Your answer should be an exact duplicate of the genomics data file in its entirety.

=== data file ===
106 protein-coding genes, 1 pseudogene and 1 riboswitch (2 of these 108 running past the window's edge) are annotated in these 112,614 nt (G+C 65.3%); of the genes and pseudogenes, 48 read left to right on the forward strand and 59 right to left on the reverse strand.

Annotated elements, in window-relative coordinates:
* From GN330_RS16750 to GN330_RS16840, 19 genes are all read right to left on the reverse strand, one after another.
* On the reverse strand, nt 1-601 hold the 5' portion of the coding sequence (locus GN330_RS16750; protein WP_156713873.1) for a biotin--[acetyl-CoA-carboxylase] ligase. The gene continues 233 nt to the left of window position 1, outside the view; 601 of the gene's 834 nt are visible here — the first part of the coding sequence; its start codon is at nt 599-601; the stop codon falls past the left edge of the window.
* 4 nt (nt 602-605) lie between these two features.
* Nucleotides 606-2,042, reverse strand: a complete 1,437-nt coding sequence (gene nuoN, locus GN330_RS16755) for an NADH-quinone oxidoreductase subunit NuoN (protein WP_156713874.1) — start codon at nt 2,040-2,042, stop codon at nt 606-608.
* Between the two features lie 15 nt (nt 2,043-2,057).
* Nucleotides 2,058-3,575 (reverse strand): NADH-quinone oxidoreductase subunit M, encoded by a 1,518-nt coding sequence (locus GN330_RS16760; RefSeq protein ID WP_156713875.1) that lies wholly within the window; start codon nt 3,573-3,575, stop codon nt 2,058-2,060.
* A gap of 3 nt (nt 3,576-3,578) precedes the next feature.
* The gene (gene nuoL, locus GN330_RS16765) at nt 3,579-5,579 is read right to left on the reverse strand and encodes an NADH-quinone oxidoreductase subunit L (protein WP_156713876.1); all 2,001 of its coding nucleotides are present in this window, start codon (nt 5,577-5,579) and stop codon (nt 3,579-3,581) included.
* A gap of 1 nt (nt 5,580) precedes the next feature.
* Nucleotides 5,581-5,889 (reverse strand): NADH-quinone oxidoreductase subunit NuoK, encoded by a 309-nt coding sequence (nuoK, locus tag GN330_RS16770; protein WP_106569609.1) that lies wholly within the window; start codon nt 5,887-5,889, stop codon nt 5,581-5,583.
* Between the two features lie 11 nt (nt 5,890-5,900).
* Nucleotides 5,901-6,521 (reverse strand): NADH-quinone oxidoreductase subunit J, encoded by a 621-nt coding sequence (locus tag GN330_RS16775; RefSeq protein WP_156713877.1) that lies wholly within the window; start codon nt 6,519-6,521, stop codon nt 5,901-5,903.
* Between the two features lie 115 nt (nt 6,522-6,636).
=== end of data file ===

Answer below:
106 protein-coding genes, 1 pseudogene and 1 riboswitch (2 of these 108 running past the window's edge) are annotated in these 112,614 nt (G+C 65.3%); of the genes and pseudogenes, 48 read left to right on the forward strand and 59 right to left on the reverse strand.

Annotated elements, in window-relative coordinates:
* From GN330_RS16750 to GN330_RS16840, 19 genes are all read right to left on the reverse strand, one after another.
* On the reverse strand, nt 1-601 hold the 5' portion of the coding sequence (locus GN330_RS16750; protein WP_156713873.1) for a biotin--[acetyl-CoA-carboxylase] ligase. The gene continues 233 nt to the left of window position 1, outside the view; 601 of the gene's 834 nt are visible here — the first part of the coding sequence; its start codon is at nt 599-601; the stop codon falls past the left edge of the window.
* 4 nt (nt 602-605) lie between these two features.
* Nucleotides 606-2,042, reverse strand: a complete 1,437-nt coding sequence (gene nuoN, locus GN330_RS16755) for an NADH-quinone oxidoreductase subunit NuoN (protein WP_156713874.1) — start codon at nt 2,040-2,042, stop codon at nt 606-608.
* Between the two features lie 15 nt (nt 2,043-2,057).
* Nucleotides 2,058-3,575 (reverse strand): NADH-quinone oxidoreductase subunit M, encoded by a 1,518-nt coding sequence (locus GN330_RS16760; RefSeq protein ID WP_156713875.1) that lies wholly within the window; start codon nt 3,573-3,575, stop codon nt 2,058-2,060.
* A gap of 3 nt (nt 3,576-3,578) precedes the next feature.
* The gene (gene nuoL, locus GN330_RS16765) at nt 3,579-5,579 is read right to left on the reverse strand and encodes an NADH-quinone oxidoreductase subunit L (protein WP_156713876.1); all 2,001 of its coding nucleotides are present in this window, start codon (nt 5,577-5,579) and stop codon (nt 3,579-3,581) included.
* A gap of 1 nt (nt 5,580) precedes the next feature.
* Nucleotides 5,581-5,889 (reverse strand): NADH-quinone oxidoreductase subunit NuoK, encoded by a 309-nt coding sequence (nuoK, locus tag GN330_RS16770; protein WP_106569609.1) that lies wholly within the window; start codon nt 5,887-5,889, stop codon nt 5,581-5,583.
* Between the two features lie 11 nt (nt 5,890-5,900).
* Nucleotides 5,901-6,521 (reverse strand): NADH-quinone oxidoreductase subunit J, encoded by a 621-nt coding sequence (locus tag GN330_RS16775; RefSeq protein WP_156713877.1) that lies wholly within the window; start codon nt 6,519-6,521, stop codon nt 5,901-5,903.
* Between the two features lie 115 nt (nt 6,522-6,636).